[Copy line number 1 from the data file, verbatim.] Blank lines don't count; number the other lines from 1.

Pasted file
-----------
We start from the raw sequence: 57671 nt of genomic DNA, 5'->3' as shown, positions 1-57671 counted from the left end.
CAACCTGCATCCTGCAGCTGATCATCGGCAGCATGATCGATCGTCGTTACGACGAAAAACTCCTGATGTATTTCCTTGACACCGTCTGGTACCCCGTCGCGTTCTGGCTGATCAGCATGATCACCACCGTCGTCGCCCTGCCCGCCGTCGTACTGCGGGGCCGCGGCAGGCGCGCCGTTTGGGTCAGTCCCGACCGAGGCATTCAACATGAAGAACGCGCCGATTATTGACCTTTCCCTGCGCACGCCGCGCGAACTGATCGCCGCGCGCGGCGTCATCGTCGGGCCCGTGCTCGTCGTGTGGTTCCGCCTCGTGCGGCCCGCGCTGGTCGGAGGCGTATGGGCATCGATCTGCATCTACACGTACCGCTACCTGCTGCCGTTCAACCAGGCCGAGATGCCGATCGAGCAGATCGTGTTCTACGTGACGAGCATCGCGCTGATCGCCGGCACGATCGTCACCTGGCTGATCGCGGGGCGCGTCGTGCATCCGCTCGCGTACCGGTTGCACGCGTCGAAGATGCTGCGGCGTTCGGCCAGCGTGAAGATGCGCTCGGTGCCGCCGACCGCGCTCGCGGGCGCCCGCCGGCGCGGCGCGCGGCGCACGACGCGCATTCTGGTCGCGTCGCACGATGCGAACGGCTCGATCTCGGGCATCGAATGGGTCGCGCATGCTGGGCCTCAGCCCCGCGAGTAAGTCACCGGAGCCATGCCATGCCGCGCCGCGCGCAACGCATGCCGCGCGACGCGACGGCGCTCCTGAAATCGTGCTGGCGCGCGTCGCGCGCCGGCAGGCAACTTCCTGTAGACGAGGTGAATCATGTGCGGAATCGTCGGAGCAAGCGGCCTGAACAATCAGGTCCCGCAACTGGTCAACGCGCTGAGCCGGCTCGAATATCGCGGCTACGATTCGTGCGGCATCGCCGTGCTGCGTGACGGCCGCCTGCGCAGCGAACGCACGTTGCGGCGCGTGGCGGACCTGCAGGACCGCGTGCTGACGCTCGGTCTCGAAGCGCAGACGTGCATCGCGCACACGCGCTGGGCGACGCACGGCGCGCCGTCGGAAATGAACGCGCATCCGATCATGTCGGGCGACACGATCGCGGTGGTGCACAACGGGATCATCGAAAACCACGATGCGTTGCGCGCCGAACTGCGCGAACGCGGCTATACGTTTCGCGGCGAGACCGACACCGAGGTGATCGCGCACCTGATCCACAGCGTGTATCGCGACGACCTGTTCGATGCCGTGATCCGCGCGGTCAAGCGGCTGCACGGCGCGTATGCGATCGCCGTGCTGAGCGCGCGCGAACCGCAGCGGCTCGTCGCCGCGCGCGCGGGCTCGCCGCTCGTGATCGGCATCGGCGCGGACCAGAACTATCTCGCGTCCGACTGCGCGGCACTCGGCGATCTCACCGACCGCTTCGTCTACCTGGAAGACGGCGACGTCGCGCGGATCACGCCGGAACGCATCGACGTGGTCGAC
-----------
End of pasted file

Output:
We start from the raw sequence: 57671 nt of genomic DNA, 5'->3' as shown, positions 1-57671 counted from the left end.